• To halve the out-of-pocket expenses for healthcare at point of service from the current level of 64% to 32% by the year 2032.
  • The strategy further aims to ensure efficiency in resource allocation within the MoHFW in order to attain maximum value for money and an equitable and sustainable financing mechanism.
  • Indeed, the success of any health financing strategy depends not only how the resources are accumulated but also on how the collected revenues are spent and allocated.
  • Risk pooling through an insurance mechanism has proved to be an efficient health financing mechanism, which possesses the ability to ensure higher value for money for healthcare.
  • The government of Bangladesh is also inclined towards testing social health insurance schemes in this regard. The current strategy plans to combine funds from tax-based budgets with the social health protection scheme, existing community-based and other prepayment schemes, and donor funding to ensure financial protection against health expenditures for all segments of the population.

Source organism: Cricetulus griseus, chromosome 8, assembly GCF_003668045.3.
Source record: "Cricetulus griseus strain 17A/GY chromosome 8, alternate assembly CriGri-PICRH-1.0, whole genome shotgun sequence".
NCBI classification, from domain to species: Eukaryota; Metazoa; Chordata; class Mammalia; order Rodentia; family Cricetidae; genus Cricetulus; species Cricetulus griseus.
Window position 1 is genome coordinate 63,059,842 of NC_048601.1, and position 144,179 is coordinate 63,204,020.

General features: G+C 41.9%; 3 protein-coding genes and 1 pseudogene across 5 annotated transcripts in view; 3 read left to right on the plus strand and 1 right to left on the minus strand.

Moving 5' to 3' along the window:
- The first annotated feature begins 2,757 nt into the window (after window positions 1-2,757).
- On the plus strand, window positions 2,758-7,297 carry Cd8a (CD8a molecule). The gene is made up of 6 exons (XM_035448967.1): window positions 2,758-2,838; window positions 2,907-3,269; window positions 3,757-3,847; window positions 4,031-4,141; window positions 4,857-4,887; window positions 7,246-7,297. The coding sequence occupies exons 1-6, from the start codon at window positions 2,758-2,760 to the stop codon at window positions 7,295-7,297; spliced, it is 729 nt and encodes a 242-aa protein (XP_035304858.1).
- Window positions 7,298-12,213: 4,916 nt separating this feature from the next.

• The importance and interest in testing social health protection schemes was also highlighted in the country’s health sector Strategic Investment Plan (SIP) of 2003-2010.
  • The current health financing strategy of Bangladesh further elaborates on the path towards universal health coverage where it includes small scale health insurance schemes like micro health insurance or community health insurance as an intermediary step towards establishing a social health insurance mechanism to cover the risks of ill-health nationwide.

There are some organizations have launched micro health insurance in the country. In order to make it more successful and effective operational system should be designed and developed.

In this regard, prepayment for health, diversifying source of funding, monitoring of dynamics of health insurance market and ensuring easy access to health service for the poor demand deeper understanding should be ensured.  For this the country needs to accumulate findings from the existing trials and or programs to build a system that would allow efficient risk pooling and fund allocation under a well-managed national insurance scheme.


Collecting revenue in health insurance can vary from being financed by the client as well as the employer like Thailand started co-payment on health service and later resulted fully subsidizing the premium by virtue of which currently has achieved universal coverage for health.